Ana Luísa Amaral – one of Portugal’s most acclaimed authors – was a guest at this year’s Prague Writers’ Festival. She is a professor at the University of Porto, publishing works in comparative literature and feminist studies, and also translates the works of William Shakespeare and Emily Dickinson. Her first volume of poetry was published in 1990. And many further original collections of poetry have been published ever since. She spoke to Jenoféfa Beta, a Czech poet and a songwriter.
What inspired you to start writing poetry?
Everything and nothing at the same time. I’ve been writing poetry since I remember, even as a child. I believe there is a mystery in writing of poetry that really you cannot understand, no one can. Even though it’s work and technique and grammar, there’s also that part of mystery in that.
And what inspires you?
What inspires me? It can be everything. It can be a tree, a smile, my daughter, loneliness, politics… It’s the world, truly.
How would you describe your poetry? Is there something typical for you style of writing?
Well, I can say what critics say… (laughing)
…and what do you think?
About my own poetry… it’s difficult to characterize it. I think that from the very start there was always the issue of the syntax. I believe that every language has its limits. There are limits that if you transgress, you fall into the realm of incomprehensibility, even silliness. But there are limits which if you transgress you fall into the realm of strangeness, which is a good realm. It moves you, disturbs you. Not disturbing like making you upset, but it should move you, truly move you. I do this with the syntax. I play with the limits of my own language. I don’t do it on purpose. It comes through music, the rhythm.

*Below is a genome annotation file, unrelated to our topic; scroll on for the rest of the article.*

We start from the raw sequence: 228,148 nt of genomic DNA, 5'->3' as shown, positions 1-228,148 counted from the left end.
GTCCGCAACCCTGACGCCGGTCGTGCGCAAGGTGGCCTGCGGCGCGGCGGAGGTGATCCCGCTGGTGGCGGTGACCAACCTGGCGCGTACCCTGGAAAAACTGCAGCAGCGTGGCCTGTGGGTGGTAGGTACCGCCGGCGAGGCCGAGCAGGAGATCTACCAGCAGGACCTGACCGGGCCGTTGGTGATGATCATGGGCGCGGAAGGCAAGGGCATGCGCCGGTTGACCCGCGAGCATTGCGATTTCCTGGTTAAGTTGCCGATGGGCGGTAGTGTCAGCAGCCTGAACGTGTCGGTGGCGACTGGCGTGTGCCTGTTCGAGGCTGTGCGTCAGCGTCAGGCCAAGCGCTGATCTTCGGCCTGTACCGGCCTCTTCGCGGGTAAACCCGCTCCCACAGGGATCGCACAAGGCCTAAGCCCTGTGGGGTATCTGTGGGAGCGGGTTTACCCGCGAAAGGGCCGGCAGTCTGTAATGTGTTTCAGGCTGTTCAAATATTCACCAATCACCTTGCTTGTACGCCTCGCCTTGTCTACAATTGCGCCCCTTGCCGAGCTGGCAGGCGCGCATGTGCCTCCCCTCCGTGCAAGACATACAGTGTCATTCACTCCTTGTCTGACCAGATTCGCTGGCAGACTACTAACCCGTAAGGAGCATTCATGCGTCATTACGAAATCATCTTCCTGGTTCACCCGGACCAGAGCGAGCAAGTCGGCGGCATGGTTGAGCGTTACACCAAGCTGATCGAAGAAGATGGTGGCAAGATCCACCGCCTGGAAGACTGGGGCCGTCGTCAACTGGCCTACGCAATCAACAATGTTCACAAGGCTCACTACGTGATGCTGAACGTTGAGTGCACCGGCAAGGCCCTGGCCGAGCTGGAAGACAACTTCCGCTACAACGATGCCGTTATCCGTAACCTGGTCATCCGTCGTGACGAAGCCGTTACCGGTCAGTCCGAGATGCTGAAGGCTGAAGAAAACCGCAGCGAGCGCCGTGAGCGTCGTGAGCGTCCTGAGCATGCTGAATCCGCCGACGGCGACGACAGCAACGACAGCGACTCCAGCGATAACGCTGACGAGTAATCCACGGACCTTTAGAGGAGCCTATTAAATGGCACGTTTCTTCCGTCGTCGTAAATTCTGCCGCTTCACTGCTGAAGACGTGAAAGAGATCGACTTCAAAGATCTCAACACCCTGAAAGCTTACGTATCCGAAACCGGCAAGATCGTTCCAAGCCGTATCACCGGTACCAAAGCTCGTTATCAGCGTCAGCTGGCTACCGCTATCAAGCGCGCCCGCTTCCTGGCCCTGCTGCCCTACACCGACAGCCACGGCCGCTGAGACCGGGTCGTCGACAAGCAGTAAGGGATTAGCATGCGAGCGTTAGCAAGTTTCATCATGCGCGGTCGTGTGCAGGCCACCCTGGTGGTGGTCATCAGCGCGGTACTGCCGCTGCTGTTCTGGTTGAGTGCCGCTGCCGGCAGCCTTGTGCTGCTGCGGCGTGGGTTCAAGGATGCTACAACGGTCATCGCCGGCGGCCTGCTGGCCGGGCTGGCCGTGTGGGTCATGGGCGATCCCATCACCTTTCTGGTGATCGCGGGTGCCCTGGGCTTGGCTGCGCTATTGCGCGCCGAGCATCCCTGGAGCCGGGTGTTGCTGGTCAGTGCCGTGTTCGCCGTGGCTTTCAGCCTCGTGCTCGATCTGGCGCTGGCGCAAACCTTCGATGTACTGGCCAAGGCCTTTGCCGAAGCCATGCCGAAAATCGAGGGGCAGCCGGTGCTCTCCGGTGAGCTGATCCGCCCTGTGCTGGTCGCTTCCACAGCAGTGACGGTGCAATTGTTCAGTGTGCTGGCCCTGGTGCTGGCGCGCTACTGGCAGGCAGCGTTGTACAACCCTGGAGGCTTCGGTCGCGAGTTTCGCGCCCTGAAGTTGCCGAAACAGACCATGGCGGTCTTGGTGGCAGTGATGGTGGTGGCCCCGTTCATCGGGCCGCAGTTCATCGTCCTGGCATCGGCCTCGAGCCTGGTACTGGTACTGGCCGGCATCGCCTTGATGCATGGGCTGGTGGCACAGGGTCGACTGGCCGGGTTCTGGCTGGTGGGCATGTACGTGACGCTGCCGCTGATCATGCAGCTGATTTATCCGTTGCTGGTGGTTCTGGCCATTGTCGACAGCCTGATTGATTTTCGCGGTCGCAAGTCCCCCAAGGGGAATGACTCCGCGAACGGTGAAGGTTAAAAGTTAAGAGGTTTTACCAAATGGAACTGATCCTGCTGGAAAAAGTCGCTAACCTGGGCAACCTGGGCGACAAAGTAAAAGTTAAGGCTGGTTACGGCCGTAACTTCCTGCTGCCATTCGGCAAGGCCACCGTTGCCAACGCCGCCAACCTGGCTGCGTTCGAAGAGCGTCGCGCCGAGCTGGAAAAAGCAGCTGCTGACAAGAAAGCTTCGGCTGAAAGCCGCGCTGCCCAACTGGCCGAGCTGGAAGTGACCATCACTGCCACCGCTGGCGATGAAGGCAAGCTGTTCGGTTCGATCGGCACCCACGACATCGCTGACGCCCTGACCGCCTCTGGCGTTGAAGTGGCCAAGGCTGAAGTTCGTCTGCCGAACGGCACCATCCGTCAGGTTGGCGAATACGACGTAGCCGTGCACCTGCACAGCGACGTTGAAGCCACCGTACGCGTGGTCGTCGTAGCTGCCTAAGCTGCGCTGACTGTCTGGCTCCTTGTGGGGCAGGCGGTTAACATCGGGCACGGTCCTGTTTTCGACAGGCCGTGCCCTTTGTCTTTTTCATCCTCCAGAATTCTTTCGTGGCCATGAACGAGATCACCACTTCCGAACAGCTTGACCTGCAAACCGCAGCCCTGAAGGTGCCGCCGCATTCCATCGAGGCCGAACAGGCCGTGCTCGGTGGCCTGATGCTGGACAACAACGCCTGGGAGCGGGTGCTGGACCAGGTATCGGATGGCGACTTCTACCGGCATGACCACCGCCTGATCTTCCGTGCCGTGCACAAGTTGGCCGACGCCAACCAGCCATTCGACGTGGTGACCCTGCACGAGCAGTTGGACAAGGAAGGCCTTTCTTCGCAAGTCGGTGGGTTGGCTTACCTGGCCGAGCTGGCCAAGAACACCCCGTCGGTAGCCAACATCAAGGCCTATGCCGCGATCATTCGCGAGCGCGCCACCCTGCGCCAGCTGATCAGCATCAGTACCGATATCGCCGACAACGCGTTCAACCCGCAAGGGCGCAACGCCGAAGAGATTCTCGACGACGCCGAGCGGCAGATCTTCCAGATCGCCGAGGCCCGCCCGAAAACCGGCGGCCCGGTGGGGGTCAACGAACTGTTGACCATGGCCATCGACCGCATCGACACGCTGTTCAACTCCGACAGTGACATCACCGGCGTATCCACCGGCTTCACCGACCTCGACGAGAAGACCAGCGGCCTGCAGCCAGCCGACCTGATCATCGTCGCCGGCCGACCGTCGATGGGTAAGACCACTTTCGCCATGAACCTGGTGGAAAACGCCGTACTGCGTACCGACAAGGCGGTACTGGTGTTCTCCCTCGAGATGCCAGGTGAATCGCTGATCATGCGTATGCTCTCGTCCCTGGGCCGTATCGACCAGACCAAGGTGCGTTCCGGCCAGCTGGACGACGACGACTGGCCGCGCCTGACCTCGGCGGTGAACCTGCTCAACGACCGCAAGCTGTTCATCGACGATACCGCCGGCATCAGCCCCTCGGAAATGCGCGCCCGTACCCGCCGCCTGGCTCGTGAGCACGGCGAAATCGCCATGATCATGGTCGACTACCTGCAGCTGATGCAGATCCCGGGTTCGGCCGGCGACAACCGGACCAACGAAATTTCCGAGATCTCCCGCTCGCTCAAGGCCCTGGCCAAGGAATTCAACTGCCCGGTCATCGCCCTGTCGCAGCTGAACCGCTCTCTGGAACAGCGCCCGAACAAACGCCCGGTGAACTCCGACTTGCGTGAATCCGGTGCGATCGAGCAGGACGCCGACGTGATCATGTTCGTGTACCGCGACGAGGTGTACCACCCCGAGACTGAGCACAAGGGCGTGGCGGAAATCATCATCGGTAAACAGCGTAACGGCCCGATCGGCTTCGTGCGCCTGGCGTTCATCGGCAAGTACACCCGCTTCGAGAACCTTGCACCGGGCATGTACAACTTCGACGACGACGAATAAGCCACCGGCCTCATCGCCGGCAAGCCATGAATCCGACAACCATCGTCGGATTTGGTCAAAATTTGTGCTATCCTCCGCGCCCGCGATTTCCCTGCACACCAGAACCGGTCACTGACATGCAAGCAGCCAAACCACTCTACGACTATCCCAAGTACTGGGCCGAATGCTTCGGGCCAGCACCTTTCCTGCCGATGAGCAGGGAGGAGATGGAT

Could you maybe talk a little bit more about your creative process? Is it like you feel “the urge” to write, or do you sometimes come back and forth and edit the text?
It depends. Sometimes I just write it. If you’re blessed enough, if you’re very lucky, then it can be a few minutes. And sometimes it happens during the night, if you’re really quiet… if you create the circumstances, they come.
And do you always carry a piece of paper with you? To put your words on paper?
Always. I can’t write on my computer. Not poetry. I need to feel the paper. The pencil. And sometimes I rearrange it on the computer. Because of the way the poem looks on the screen. I believe that poetry starts with the body. Our mind belongs to the body. We cannot separate emotions from the reason. Feminism knew that. Long before the scientists.
You mentioned feminism — how do you understand feminism? What does feminism mean to you?
The very first thing that occurs to me — and if I want to define feminism with one expression – human rights. It’s as simple as that. Feminism for me, first of all, it’s not against men. Secondly, it’s not something that tries to reverse the situation — to put men in the house and women in the workplace — all these stereotypes.
Is it still an issue in Portugal? These stereotypes about feminism?
Yes, it is. And not only in Portugal. I mean the world is not just Europe. It’s other countries, for example Saudi Arabia where women are still stoned to death.
So for you feminism is global?
Absolutely. For me there’s no “feminism”, it’s “feminisms”. “A woman” is a very empty concept. There’s “women” — plural. And we are wonderfully different from each other. Just like men and women are different, we are all different from each other. I can’t compare for example a woman from Amsterdam and a woman from, let’s say, Thailand. There are some things, of course, on which all feminisms agree — to empower women. Their visibility.
How do you explain women’s invisibility in literature?
It’s a matter of two things. First of all — who defines the parameters. Who says “this is good, and this is bad”. Who makes the literary canon. When you look at the Western canon — it’s only men.
Have you personally experienced this barrier for women writers to be acknowledged in literature?